08 September 2008

Google Chrome: Search and the User Experience

Google Chrome opensource browserBen Goodger, Google's software engineer said that in Google Chrome, the primary piece of the user interface (UI) is the tabs. As soon as they started thinking about it that way, the design naturally followed. They began rebuilding the UI, so the tabs were on the tab. We could detach the tabs easily because of the separation of the browser and tab processes move it from window to window and the tabs state goes with it. And because the tabs are the most important part of the UI, each tab has its own controls and URL box which around here we've been calling the OmniBox.

The omnibox handles far more than just URLs. It also offers suggestions for searches, top pages we've visited before, pages we haven't visited but are popular and more we have full text search over our history. If we found a good site for digital cameras yesterday, we don't have to bookmark that page. Just type "digital camera" and quickly get back to it. An auto completion inline will help us because it will never flicker, never flash, it's perfectly aesthetically non-distracting. Plus it'll only autocomplete to something we've explicitly typed before. Just type C + Return you might go straight to (for example) cnn.com, but never to cnn.com.politics/2008/07/27/campaign.wrap/index.html?ref=mp. And we search on sites like amazon, wikipedia or even google the search boxes on those pages are captured on our local system so we can search those same sites with different term later on, stright from address bar, by starting the site's name and pressing "tab".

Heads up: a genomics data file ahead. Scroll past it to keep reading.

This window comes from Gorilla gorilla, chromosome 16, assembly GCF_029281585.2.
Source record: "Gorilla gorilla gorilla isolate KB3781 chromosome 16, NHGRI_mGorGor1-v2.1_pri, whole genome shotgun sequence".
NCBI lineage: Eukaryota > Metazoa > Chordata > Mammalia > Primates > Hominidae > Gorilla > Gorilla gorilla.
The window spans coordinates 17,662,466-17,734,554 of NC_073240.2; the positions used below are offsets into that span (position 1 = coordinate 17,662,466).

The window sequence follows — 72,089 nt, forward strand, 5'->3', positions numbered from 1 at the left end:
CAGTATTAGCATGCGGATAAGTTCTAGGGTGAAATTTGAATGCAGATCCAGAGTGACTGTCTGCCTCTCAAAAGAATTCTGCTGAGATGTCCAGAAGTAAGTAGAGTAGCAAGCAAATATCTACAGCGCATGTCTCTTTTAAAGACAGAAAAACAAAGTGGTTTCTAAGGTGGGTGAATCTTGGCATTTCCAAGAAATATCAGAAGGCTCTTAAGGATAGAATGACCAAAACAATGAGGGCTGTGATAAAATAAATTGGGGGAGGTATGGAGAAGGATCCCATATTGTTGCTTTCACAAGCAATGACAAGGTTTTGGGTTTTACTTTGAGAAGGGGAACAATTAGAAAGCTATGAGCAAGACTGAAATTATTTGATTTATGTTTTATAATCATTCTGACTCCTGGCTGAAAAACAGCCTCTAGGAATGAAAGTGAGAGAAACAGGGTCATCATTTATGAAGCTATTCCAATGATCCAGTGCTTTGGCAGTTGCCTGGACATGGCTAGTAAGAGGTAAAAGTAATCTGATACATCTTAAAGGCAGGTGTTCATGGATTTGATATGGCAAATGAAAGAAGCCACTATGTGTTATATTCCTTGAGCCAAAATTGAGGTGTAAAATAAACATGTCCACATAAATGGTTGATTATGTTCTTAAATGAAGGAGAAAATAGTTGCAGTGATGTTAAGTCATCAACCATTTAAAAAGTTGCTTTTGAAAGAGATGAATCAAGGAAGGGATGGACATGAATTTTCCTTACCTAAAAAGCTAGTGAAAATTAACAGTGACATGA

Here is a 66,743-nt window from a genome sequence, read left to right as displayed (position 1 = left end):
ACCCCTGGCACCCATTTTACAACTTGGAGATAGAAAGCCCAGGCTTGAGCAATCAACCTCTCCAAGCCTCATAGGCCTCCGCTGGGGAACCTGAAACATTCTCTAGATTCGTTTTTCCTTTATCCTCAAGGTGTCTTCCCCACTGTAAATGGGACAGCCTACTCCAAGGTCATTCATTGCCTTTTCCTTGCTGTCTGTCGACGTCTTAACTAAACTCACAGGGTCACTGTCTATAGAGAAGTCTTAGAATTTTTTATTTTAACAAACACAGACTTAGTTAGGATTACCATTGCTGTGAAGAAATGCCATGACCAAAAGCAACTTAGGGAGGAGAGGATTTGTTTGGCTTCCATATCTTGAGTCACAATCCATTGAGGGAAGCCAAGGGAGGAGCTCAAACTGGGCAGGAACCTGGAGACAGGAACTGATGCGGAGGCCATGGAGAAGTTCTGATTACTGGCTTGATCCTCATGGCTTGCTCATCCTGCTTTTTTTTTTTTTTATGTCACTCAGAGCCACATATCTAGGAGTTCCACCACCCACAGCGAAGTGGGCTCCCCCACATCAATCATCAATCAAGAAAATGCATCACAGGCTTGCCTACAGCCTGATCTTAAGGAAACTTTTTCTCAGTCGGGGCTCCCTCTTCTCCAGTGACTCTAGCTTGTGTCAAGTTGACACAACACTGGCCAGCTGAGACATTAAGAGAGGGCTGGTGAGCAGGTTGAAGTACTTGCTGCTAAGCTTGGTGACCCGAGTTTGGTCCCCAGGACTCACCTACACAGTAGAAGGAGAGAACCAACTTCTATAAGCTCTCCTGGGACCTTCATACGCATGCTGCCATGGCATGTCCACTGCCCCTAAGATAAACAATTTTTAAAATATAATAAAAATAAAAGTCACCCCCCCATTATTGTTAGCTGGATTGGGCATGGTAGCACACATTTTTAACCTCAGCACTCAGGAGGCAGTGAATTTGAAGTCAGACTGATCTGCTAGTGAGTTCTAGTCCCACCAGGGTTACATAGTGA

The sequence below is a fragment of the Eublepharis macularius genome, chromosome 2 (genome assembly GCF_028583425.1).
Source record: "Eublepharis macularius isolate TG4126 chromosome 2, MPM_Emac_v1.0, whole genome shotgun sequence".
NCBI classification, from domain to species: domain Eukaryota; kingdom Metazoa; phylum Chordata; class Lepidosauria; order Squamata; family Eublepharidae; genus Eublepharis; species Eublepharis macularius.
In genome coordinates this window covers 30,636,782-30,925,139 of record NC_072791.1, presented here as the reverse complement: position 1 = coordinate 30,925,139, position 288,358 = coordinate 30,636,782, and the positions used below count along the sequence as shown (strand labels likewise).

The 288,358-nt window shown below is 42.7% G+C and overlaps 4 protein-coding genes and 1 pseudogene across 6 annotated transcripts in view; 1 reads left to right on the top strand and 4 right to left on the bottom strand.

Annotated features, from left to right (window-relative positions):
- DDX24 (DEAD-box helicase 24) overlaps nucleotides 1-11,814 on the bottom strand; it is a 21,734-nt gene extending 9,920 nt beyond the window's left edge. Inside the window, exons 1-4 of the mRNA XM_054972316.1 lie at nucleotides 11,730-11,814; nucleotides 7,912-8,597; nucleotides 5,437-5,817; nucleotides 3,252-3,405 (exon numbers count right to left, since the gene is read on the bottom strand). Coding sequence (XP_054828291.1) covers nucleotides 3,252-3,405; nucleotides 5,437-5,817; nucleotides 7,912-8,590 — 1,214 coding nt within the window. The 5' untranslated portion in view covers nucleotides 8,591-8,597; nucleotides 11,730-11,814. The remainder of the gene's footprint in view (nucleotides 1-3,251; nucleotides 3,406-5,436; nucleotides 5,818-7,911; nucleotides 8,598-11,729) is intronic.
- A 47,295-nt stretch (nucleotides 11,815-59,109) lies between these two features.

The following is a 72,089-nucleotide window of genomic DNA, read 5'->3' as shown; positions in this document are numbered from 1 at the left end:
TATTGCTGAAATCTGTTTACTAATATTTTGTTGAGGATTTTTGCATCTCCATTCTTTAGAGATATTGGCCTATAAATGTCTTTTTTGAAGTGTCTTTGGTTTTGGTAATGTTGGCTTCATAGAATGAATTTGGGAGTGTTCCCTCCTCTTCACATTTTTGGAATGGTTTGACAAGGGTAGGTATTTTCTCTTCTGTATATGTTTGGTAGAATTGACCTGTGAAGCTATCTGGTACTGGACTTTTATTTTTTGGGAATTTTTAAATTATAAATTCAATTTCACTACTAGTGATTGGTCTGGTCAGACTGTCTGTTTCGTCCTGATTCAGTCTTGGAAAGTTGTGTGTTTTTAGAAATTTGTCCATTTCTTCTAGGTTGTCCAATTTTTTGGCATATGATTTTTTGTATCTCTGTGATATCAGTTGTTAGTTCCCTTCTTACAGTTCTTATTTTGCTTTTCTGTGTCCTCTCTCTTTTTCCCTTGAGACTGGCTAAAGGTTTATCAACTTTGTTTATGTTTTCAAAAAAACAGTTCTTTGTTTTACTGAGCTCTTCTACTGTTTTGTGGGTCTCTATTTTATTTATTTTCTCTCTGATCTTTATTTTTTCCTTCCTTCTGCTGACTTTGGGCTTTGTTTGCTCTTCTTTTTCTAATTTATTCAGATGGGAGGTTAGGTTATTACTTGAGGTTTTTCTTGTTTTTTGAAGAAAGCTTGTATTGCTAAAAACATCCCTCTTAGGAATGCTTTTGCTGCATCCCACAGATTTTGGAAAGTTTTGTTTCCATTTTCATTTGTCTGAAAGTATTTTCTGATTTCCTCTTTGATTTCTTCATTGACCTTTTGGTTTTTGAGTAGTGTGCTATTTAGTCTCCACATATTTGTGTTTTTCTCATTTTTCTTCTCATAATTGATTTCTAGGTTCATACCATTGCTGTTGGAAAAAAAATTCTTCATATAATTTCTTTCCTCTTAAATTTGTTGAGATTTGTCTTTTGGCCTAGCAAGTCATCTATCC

Open a new tab in most browsers today, and we'll get our homepage. Some users have a blank page because it opens quickly but the action of opening tab is a statement of intent: we want to go some place! Maybe we don't know where, maybe we don't know and need to search. The team shows a page that is designed to be fast but also help us complete that action Google's team default experience, then, is the new tab page with our nine most visited pages are on the left side and the site we search on most of left side of interface. We type into the URL box. Google Chrome uses our behavior in the omnibox to feed into that page. We might open it and be, but after a while we see this page and it's just our browser. Google Chrome has a privacy mode. We can create an "incognito" window and nothing that occurs in that window is ever logged on our computer. It's a read only mode: we can still access our bookmarks, but none of your history is saved in the browser. And when we close the windows, the cookies from that session are wiped out. There's no concept of a drive-by pop up in Chrome. Javascript has no way to force a popup into our world. Pop ups are scoped to the tab they came from and confined there. If you want an audio palyer (for example), just drag it out and it'll be promoted to its own window.

Source: http://www.google.com/googlebooks/chrome/

1 comment:

  1. I like Chrome. It really speeds up my browsing but still lack of add ons.